Well done! You’ve bought a swimming pool heat pump, which is a great decision. You are now set to make considerable energy savings and enjoy comfortable pool temperatures all season. All you need to do now is install it.
Many pool heat pump manufacturers will offer you two different warranties – a shorter version if it’s self-installed and another, longer one, if you have it professionally installed. Other manufacturers may void the warranty entirely unless it is professionally fitted. It’s worth checking it out before you start.
You want your new investment to deliver long and efficient life, and the installation must comply with all local and state codes. If you are in any way unsure, then you should call in a professional installer. In this step-by-step guide, we will look at how to plan and work through the installation of your new pool heat pump, from selecting the right location to planning and preparing the site, the plumbing, and electrics. Plus, the mistakes to avoid. So, let’s get started.
It’s important to select the best location for your pool heat pump. It should never be installed in a closed space like a shed or garage with poor ventilation; it should always be outside, preferably in direct sunlight. This sketch below shows a possible layout for your new pool heat pump.
If there isn’t one already in place, you will need to create a substantial, level base to suit the size and weight of your new unit. This can be concrete, block plinth, or any other suitable material. Make sure the stand is not directly attached to the house as this will transmit vibration and noise inside, and it could become annoying. The support should sit at the same level or a slightly higher level than the filter system pad.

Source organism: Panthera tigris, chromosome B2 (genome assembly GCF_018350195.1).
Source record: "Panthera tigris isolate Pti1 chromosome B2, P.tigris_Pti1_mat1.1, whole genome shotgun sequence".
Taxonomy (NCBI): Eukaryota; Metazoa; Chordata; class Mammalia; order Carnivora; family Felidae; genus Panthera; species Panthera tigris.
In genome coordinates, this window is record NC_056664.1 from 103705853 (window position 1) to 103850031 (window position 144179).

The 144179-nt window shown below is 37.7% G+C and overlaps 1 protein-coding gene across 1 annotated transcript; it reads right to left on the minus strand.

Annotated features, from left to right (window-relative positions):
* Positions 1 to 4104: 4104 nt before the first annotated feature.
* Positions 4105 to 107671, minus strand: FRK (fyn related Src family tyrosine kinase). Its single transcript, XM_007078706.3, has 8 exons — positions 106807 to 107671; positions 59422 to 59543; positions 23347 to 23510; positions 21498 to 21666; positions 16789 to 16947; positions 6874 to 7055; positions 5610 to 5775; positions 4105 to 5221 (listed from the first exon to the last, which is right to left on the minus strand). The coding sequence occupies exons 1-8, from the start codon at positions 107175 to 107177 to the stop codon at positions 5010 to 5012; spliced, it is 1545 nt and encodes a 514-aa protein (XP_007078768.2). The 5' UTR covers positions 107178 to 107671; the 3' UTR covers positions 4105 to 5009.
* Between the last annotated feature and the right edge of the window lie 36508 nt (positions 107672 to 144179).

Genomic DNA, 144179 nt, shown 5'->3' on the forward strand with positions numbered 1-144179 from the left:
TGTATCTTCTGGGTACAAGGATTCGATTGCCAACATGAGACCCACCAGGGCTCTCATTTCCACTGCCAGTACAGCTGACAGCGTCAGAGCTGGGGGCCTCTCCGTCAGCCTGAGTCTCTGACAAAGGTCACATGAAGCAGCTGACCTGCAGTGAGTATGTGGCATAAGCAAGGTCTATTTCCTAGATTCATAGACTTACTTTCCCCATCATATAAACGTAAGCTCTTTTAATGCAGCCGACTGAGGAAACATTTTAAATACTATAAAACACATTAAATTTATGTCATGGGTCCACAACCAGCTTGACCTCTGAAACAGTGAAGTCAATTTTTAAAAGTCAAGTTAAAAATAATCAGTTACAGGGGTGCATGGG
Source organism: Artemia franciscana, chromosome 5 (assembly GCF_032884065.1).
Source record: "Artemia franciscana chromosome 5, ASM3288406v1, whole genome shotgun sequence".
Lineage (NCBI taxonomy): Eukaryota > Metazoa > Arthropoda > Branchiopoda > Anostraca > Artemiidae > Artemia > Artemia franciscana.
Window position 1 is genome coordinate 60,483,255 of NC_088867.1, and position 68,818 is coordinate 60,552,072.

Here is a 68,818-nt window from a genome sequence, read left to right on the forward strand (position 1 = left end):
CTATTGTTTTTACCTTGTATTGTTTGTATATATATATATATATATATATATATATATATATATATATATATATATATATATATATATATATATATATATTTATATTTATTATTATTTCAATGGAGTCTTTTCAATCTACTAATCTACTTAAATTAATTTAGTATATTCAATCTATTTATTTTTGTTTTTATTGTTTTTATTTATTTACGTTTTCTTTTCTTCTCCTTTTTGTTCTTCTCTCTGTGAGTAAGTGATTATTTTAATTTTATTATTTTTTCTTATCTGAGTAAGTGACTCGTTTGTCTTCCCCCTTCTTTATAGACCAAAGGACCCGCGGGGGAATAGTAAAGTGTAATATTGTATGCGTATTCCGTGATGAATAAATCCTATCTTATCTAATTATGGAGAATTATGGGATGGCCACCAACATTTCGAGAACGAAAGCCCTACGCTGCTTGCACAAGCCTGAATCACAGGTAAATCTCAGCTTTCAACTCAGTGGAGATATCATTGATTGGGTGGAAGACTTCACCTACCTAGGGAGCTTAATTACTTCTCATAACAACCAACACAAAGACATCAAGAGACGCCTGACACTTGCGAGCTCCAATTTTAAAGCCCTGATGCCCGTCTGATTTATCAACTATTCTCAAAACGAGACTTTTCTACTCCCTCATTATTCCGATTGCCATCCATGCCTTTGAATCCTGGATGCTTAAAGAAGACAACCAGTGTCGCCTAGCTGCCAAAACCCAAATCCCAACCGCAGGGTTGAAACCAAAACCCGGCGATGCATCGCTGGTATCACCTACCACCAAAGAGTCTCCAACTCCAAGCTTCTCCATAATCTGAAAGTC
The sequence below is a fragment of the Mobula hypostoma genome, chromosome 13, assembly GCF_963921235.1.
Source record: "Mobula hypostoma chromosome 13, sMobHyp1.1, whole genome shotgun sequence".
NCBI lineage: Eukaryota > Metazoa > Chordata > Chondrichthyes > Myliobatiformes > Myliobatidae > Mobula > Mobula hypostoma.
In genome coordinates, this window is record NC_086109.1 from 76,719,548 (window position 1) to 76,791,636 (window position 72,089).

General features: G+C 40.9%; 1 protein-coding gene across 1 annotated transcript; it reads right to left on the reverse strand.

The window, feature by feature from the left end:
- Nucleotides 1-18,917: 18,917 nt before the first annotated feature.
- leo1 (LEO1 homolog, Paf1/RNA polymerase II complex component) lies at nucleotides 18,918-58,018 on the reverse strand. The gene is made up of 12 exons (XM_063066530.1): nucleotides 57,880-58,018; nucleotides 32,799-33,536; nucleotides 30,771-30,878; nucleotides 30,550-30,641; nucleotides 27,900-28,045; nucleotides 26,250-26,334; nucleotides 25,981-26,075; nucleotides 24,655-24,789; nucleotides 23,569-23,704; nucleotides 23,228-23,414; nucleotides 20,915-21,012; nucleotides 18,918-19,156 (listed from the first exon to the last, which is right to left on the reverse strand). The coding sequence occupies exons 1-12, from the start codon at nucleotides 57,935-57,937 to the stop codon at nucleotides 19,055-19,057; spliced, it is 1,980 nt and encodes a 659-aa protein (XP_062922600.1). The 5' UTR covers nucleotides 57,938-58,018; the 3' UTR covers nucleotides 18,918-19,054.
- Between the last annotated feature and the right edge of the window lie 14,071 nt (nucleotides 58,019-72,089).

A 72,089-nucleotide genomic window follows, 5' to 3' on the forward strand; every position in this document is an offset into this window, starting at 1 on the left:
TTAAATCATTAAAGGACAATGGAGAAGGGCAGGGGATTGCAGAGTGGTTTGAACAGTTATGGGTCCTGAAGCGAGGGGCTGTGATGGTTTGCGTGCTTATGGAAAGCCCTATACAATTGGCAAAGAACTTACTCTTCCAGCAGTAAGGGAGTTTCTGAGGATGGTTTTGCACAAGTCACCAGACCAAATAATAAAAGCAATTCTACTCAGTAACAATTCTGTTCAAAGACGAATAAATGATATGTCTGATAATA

As the heat pump requires proper airflow, you need to locate it in a sunny position away from shade, foliage, fences, or walls. It needs to have free airflow around it to work efficiently. Check for runoff from the roof onto the unit and avoid it with guttering as large volumes of rainwater and debris could enter the top of the heat pump and cause damage to the unit.
In the U.S., you must site the unit at least 60 inches from the inside wall of the pool’s fixed barrier. In Canada, there must be a minimum distance of 120 inches between the unit and the pool water (always check). In any case, keep the unit as close to the pool as is permitted to minimize cooling loss and maximize the water flow rate.
If the humidity in your area is high, a larger volume of condensate will drain from the unit, so ensure an effective drain pan hose is used to avoid water build-up and possible damage to the unit.
Allow a minimum of two feet between the back of the unit and the house, at least two feet in front and six feet above to ensure good airflow. If you install the unit under a low overhang, it may not get sufficient airflow to operate efficiently.
It’s also important to consider future access for servicing, so leave sufficient space around the unit for this purpose. This sketch shows the ideal minimums you should aim for:
You will need the following minimum plumbing connections:
If you are replacing an existing pool heater, you may have to modify the plumbing layout to suit the new system, so the above items are only a guide, however, anything you need will be readily available locally.
Plan your plumbing layout carefully, using as few fittings as possible to connect your heat pump. If this is your first pool heater, then you can set the plumbing layout to suit your preferences. Plan carefully to avoid trip hazards with pipes and the chance of them being stood on and broken.